Unknown upgrade costs delayed a Hollister City Council vote on a parking license agreement for future residents and patrons of the three-story, mixed-use building planned to occupy the lawn area of the 400 block.
Residents of the future condominiums would get 24 reserved parking spots in the Briggs Building car garage, with another 20 being allocated to future businesses.
The parking license agreement includes a monthly $15 fee per parking spot. The majority of the spots are located on the upper deck of the third floor and bottom deck of the fourth floor. The agreement states the fee will change based on the Consumer Price Index, which is the Bureau of Labor Statistics’ measure of inflation.
Mary Paxton, program manager of Hollister’s Development Services Department, said at the Nov. 19 council meeting that the parking license agreement is a product of the 2016 development agreement between the Community Foundation for San Benito County, the City of Hollister and developers Del Curto Brothers Construction, Inc.
On Sept. 27 the Hollister Planning Commission approved the design for a new foundation headquarters and the mixed-use residential/commercial building.
The first floor of the mixed-use building, planned for the corner of Fourth and San Benito streets, is expected to include a restaurant, six commercial units and a lobby.
The 400 block project has been controversial, with some community members joining Mayor Ignacio Velazquez in blocking the development with a petition and asking the City Council to allow the residents to vote on it. While the petition prompted the council to place a referendum on the ballot, they later repealed the referendum after State Attorney General Xavier Becerra ruled in April that the resolution to sell the 400 block property for development could not be subject to a referendum.
After stating that residents would have voted against the project if given the opportunity, District 2 Councilmember-elect Rolan Resendiz said the issue was being rushed and that it’s “highly questionable” that the city is taking away public parking spots.
Resendiz said he was also concerned that the fees would not be enough to cover parking maintenance and wondered whether there would be security.
Former mayor Gordon Machado, who ran for the position again on Nov. 6 and lost to Velazquez, said there have been misunderstandings about the parking garage, and that the federal government instructed the city to build the structure for the eventual development of the 400 block.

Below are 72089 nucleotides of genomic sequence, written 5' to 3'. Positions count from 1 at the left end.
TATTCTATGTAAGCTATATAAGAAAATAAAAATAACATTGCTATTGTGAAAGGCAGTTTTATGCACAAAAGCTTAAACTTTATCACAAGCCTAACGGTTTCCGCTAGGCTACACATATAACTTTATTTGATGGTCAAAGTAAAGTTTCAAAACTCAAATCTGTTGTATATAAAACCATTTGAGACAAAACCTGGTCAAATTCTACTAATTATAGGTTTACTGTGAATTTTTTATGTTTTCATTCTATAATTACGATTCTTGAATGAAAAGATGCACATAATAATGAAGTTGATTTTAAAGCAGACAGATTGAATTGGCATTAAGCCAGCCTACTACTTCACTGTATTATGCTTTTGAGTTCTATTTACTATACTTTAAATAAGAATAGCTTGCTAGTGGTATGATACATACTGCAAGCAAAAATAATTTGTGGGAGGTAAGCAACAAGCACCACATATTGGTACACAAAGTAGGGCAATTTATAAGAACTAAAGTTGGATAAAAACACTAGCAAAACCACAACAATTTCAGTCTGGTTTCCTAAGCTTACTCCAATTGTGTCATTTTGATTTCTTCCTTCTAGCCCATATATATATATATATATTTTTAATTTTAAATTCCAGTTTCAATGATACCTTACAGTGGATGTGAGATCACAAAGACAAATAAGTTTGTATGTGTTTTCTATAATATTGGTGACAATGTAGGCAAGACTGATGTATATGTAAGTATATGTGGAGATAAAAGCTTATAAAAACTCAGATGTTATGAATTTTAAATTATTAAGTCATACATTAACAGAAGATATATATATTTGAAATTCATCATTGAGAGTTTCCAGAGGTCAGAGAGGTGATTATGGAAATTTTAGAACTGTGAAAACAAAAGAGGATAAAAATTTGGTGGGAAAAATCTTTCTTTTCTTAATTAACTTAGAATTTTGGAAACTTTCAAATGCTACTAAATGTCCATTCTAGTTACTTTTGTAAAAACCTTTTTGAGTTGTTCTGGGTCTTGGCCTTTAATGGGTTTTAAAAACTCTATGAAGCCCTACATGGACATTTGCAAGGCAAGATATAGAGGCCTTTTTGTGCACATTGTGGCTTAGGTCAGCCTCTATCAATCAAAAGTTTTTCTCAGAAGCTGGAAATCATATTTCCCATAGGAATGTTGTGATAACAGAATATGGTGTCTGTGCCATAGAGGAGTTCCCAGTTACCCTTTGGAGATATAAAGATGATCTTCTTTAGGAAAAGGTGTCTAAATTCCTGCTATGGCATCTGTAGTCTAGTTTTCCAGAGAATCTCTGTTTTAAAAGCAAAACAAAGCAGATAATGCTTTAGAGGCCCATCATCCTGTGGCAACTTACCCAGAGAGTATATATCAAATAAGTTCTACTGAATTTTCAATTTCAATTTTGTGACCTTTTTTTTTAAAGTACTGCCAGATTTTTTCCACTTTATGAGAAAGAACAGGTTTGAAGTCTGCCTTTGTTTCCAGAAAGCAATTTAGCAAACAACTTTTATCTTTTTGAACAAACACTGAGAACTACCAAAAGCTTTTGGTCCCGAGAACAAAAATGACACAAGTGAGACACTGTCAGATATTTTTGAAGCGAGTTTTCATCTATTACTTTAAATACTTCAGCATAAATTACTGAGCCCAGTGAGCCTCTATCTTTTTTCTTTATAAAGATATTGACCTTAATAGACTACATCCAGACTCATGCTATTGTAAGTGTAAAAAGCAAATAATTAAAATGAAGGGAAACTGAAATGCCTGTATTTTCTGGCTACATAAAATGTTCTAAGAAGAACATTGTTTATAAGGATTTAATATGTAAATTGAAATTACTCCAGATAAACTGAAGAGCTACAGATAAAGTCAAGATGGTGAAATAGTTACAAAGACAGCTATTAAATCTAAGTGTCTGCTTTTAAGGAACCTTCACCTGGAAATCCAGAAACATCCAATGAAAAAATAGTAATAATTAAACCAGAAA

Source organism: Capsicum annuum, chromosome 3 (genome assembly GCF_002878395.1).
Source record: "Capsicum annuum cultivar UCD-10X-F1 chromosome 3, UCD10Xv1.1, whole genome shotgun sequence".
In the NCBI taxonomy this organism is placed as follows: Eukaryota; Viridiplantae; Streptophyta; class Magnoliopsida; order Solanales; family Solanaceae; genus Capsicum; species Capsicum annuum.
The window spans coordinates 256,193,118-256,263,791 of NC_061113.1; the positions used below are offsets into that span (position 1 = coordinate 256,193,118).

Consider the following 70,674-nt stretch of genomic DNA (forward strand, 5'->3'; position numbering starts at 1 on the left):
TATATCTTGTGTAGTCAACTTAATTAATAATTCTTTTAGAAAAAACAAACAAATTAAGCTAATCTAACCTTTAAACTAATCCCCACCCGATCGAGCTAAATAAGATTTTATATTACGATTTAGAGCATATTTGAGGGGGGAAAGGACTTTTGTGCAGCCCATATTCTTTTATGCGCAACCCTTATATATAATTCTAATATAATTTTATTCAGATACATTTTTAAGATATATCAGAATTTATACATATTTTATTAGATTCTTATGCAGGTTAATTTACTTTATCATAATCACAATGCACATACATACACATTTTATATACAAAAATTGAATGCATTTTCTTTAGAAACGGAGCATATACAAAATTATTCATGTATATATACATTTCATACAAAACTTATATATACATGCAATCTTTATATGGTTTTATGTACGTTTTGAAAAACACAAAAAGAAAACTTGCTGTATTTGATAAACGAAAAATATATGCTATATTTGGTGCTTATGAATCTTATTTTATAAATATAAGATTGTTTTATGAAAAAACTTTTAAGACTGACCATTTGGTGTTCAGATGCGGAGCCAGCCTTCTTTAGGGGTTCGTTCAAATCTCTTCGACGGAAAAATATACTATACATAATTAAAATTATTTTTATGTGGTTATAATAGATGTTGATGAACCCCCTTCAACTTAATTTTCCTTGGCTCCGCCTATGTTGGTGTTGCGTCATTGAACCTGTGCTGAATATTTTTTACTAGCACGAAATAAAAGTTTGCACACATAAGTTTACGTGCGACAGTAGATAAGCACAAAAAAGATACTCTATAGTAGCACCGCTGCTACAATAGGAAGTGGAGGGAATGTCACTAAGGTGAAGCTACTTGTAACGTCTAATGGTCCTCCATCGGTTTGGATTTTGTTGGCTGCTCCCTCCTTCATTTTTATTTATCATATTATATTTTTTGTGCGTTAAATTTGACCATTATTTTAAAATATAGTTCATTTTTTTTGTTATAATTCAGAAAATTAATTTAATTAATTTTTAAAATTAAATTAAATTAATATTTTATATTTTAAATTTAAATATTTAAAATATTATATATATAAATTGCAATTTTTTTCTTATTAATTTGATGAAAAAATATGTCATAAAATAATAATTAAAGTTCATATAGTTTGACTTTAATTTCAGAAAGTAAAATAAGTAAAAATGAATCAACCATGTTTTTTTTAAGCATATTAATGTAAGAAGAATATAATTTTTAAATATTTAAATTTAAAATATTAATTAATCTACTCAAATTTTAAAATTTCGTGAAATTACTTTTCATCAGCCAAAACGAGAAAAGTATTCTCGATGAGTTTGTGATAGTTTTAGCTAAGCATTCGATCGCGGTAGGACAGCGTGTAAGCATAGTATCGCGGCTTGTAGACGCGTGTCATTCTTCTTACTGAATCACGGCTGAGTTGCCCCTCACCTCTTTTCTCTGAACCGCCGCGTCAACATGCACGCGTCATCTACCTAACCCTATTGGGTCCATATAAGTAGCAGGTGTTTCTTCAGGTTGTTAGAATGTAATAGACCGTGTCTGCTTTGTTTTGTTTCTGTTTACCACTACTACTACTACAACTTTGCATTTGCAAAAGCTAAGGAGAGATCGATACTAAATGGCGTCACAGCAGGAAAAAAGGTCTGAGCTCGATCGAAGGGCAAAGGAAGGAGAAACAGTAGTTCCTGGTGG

District 4 Councilmember-elect Marty Richman said his concern was with the lack of information in the staff report, a typical document included for every item in the meeting agenda packet. He said it needed to address the condominium residents’ ability to drive in and out of the garage at night since it’s closed at that time. He also said that the public, if they are charged for parking in the future, should not pay more than the Community Foundation.
Richman also said he didn’t know the appropriate fee amount, but felt $15 was not enough. He said he would have liked to see a detailed report of what percentage of the condominium parking covered the costs to operate the garage.
Paxton addressed Richman’s concerns and said the firm that installed the parking garage door told the city that it was a matter of installing a card reader, keypad or a device similar to a garage door opener to allow night access. Regarding the fee, Paxton said the revenue from parking fees was less than the maintenance costs, but the city landed on the $15 fee because of the lease with Gavilan College. She later clarified the community college pays for maintenance in areas where they have classrooms or administration offices like the Briggs Building.
City Manager Bill Avera said the city uses the revenue from the lease agreement to maintain the building and would take advantage of the construction of the mixed-use building to do “major rehab” on the Briggs Building. Avera said that included a paint job and upgrading the elevator’s hydraulics.
Councilman Karson Klauer asked Avera to find out what costs the condos residents would add to the garage operation after it’s closed to the public.
“I don’t see any reason why anyone else should pick up those costs,” Klauer said.
Councilwoman Carol Lenoir, a former Briggs Building manager, said the biggest cost was security until they installed security cameras.
Klauer and Councilman/District 4 Supervisor-elect Jim Gillio said they needed the costs before they could vote on the parking license agreement.
The item is expected to be brought back to the council as early as Dec. 3.
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